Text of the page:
Tuesday, August 22, 2006

Being a skeptic: a lifetime commitment

For those with an interest in climate change "skepticism" (as practiced by Fred Singer et al.), you might be interested to know that the same people that argue that the science of climate change is flawed also argued that the science of ozone depletion was flawed.

From http://www.sovereignty.net/floy/phasing.htm :
You see, Sallie Baliunas is Staff Astrophysicist at the Harvard-Smithsonian Center for Astrophysics and Deputy Director of the Mount Wilson Institute.

Is Dr. Baliunas a lone ‘contrarian’?

Hardly. Any list of ozone depletion theory ‘contrarians’ is today likely to number hundreds of scientists world-wide with substantial credentials and credibility.

Among them find: Dr. S. Fred Singer, Senior Fellow with the Alexis de Tocqueville Institution, Dr. Hugh Ellsaesser of the Lawrence Livermore Laboratory, Dr. Thomas Gold of Cornell University, Dr. Patrick Michaels of the University of Virginia, Dr. Marcel Nicolet, world famous atmospheric scientist, Dr. Haroun Tazieff, whose Tazieff Resolution calls for a retraction of the Montreal Protocol, Dr. William Happer of Princeton, and Dr. Frederick Seitz, past head of the National Academy of Science.
Do those names look familiar? I believe that skepticism in the face of advocacy is a virtue, but this group gives skepticism a bad name. And I'm sure that when the next environmental issue arises, we can all guess who'll be "skeptically" investigating the science.

5 comments:

George Landis said...

I think being a skeptic is a lifelong personality trait, akin to critical thinking. If my wife tells me it's raining outside, I have to personally verify the facts before I do anything, I just won't take anyone's word for anything, thus I suspect I would be a skeptic for most all things, scientific and otherwise.

I would imagine the people you mention here are similar, they need a level of proof (like with AGW) that may be far beyond the believers who accept a summary for policymakers by the IPCC for instance, instead of looking at the uncertainty and conflicting facts presented in the technical reports. Sometimes I wish I were a believer type person who wouldn't question others and those in authority, how much simpler and easy life would be.

Dano said...

Thank you Andrew for another rounding up of the usual suspects. It's good to be reminded that the same contrascientists appear, time after time, in the usual places.

Funny how some of the same people are appearing on the overseas version of the Heritage Victory Tour.

No Call for Papers, no abstracts for journals, no hypotheses, nothing but .ppts.

Any bets that the Wurlitzer Retail Outlets pick up the presentations and run with them?

Best,

D

Anonymous said...

George Landis wrote:

"I think being a skeptic is a lifelong personality trait, akin to critical thinking."

In fact, if you look at the arguments that these people were making back then, one aspect that stands out is their extraordinary gullibility. Over and over again, they would seize on some scrap of evidence that at first sight seemed to weigh against the conventional point of view on stratospheric ozone depletion, trumpt it to the skies, pass it on from one to another,and congratulate eachh other on their superior wisdom, without bothering to look up the original research to see if it in fact implied what they thought. The most outrageous case was the "myth of the 1956 ozone hole" - in a letter to EOS, Nicolet misunderstood a remark in a review article by Dobson, Singer then reproduced the mistake in his 1989 National Review article, Ron Bailey then repeated the claim in Reason magazine citing Singer as a source, and lots of other people repeated Singer and Bailey. Even the most cursory examination of the relevant figure in Dobson's paper shows that they had all misunderstood the remark - but they were so eager to announce that "there was an ozone hole back in the 1950's" that none of them bothered to check.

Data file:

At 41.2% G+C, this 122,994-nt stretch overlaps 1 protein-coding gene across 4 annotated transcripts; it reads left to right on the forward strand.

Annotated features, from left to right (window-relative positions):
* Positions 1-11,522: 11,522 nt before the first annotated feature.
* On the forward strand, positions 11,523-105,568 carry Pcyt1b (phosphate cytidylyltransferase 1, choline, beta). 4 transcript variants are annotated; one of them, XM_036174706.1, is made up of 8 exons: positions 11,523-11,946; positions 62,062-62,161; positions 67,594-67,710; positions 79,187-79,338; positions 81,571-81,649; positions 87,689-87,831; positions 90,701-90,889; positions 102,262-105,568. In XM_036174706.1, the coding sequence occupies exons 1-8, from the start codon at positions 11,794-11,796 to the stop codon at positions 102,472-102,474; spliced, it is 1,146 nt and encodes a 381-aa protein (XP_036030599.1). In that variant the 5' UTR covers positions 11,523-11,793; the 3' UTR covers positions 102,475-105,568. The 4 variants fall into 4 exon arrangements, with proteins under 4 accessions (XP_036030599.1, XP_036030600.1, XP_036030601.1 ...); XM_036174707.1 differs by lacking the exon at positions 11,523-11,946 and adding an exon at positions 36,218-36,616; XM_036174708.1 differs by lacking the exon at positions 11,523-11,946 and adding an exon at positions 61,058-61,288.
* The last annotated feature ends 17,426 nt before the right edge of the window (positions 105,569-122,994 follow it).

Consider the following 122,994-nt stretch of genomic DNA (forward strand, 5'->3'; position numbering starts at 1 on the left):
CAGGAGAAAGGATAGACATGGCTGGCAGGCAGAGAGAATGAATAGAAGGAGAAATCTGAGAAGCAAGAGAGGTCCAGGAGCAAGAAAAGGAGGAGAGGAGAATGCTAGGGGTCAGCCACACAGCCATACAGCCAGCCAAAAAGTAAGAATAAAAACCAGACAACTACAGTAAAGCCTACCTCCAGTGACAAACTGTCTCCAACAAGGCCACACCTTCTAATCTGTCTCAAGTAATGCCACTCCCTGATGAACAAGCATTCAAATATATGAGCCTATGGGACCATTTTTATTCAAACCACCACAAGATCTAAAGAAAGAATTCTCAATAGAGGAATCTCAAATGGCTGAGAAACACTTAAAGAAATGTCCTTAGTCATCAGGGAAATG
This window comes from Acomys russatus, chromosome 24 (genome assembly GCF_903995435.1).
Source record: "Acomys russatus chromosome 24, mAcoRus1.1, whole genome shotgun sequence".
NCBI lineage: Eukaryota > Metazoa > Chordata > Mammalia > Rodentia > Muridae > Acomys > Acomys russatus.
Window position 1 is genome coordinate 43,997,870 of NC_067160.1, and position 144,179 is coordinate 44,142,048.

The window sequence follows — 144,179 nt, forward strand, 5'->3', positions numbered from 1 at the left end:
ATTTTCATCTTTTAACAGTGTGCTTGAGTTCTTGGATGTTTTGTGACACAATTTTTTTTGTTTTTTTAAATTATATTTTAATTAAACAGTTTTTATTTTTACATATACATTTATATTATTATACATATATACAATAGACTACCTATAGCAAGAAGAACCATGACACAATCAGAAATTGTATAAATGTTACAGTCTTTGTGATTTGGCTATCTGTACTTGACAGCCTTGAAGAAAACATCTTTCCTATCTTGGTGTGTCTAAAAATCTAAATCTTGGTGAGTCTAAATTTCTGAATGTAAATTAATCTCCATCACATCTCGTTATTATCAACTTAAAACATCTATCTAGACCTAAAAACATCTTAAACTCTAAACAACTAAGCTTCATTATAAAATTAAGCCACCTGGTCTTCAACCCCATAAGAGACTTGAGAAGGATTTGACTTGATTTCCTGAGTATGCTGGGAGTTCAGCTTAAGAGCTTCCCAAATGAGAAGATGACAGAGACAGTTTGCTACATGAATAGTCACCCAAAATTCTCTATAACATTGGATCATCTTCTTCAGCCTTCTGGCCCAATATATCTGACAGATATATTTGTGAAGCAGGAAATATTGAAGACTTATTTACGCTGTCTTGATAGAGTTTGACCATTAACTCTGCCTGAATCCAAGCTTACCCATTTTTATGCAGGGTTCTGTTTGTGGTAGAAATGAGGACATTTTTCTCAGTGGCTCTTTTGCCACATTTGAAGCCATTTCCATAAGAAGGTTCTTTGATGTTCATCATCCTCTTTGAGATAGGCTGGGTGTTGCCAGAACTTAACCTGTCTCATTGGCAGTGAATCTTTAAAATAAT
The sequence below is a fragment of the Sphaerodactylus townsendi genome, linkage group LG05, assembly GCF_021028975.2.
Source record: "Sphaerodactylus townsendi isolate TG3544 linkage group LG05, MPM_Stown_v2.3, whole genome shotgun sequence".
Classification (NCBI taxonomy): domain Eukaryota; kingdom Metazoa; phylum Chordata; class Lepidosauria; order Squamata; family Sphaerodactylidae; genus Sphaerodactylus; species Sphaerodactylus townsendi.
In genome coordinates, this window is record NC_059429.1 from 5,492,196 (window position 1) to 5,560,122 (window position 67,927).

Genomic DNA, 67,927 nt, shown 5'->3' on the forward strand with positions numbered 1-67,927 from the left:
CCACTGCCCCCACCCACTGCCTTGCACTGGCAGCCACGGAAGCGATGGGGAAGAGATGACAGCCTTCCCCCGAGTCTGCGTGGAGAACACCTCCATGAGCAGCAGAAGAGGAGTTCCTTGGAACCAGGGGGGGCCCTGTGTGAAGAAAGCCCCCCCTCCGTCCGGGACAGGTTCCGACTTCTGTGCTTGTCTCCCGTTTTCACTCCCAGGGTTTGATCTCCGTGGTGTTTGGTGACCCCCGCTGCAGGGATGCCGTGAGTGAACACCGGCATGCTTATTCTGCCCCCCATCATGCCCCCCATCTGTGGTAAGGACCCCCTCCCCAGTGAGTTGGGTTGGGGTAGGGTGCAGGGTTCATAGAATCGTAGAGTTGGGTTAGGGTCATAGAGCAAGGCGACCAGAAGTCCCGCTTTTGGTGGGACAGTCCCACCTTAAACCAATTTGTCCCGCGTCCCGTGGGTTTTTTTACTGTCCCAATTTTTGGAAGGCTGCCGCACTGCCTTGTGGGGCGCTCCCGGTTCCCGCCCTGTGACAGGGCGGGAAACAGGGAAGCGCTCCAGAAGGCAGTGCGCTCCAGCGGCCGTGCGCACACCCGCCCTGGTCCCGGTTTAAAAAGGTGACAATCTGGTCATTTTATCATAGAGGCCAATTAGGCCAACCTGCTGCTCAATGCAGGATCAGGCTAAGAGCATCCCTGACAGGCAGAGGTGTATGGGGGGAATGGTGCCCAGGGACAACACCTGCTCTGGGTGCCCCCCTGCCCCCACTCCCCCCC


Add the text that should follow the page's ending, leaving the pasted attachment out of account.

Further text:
--Robert P.

Bill F said...

Just because people may be "lifelong" skeptics doesn't mean they are wrong in each case. There were some who were quick to jump on the global cooling bandwagon (and no I am not saying that had the broader science community's support), and in those cases, the skeptics were right to be cautious in their acceptance of a theory. Science needs skeptics just as it needs progressives who dive ahead on new ideas despite widespread reluctance to support their theories. If you separate the science from the "politics of action" on any issue, skeptics play an important role by making sure that the scientists advancing an idea cross their t's and dot their i's before drawing conclusions from data they collect. Their reluctance has certainly slowed the political response to changing conditions in cases like AGW, but their presence and cross examination of data and theories makes the science better in my opinion. Whether you agree with their opinions, or feel their skepticism about a given topic is warranted, is up for debate just like anything else; but the presence of skepticism in science is a good thing and skeptic should not be a dirty word.

ankh said...

Oh, that is painful.

Floy Lilley, J.D.
Murchison Chair of Free Enterprise
College of Engineering
U. Texas, Austin

J.D. -- a law degree.

Writing in 2001, and presumably teaching engineering students, that the ban onchlorofluorocarbons was not needed.

Well, it's good in one way -- it will teach them not to trust lawyers, eh? At least those willing to look up the published research for themselves.

Er, do engineers to that? Or do they just believe what they're taught?